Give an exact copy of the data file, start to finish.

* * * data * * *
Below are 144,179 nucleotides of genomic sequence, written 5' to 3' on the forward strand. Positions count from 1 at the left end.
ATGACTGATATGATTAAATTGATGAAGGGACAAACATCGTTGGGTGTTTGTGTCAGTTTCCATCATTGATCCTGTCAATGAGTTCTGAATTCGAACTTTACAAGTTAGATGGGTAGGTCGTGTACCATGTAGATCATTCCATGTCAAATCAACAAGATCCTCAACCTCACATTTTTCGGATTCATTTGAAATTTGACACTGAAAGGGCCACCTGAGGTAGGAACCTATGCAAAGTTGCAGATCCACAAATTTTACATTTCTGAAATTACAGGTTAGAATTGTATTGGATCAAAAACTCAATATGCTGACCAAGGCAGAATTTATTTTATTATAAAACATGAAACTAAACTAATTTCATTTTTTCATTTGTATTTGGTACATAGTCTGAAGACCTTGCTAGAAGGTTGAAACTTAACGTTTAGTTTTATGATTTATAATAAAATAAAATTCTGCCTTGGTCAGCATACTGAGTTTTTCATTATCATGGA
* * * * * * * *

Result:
Below are 144,179 nucleotides of genomic sequence, written 5' to 3' on the forward strand. Positions count from 1 at the left end.
ATGACTGATATGATTAAATTGATGAAGGGACAAACATCGTTGGGTGTTTGTGTCAGTTTCCATCATTGATCCTGTCAATGAGTTCTGAATTCGAACTTTACAAGTTAGATGGGTAGGTCGTGTACCATGTAGATCATTCCATGTCAAATCAACAAGATCCTCAACCTCACATTTTTCGGATTCATTTGAAATTTGACACTGAAAGGGCCACCTGAGGTAGGAACCTATGCAAAGTTGCAGATCCACAAATTTTACATTTCTGAAATTACAGGTTAGAATTGTATTGGATCAAAAACTCAATATGCTGACCAAGGCAGAATTTATTTTATTATAAAACATGAAACTAAACTAATTTCATTTTTTCATTTGTATTTGGTACATAGTCTGAAGACCTTGCTAGAAGGTTGAAACTTAACGTTTAGTTTTATGATTTATAATAAAATAAAATTCTGCCTTGGTCAGCATACTGAGTTTTTCATTATCATGGA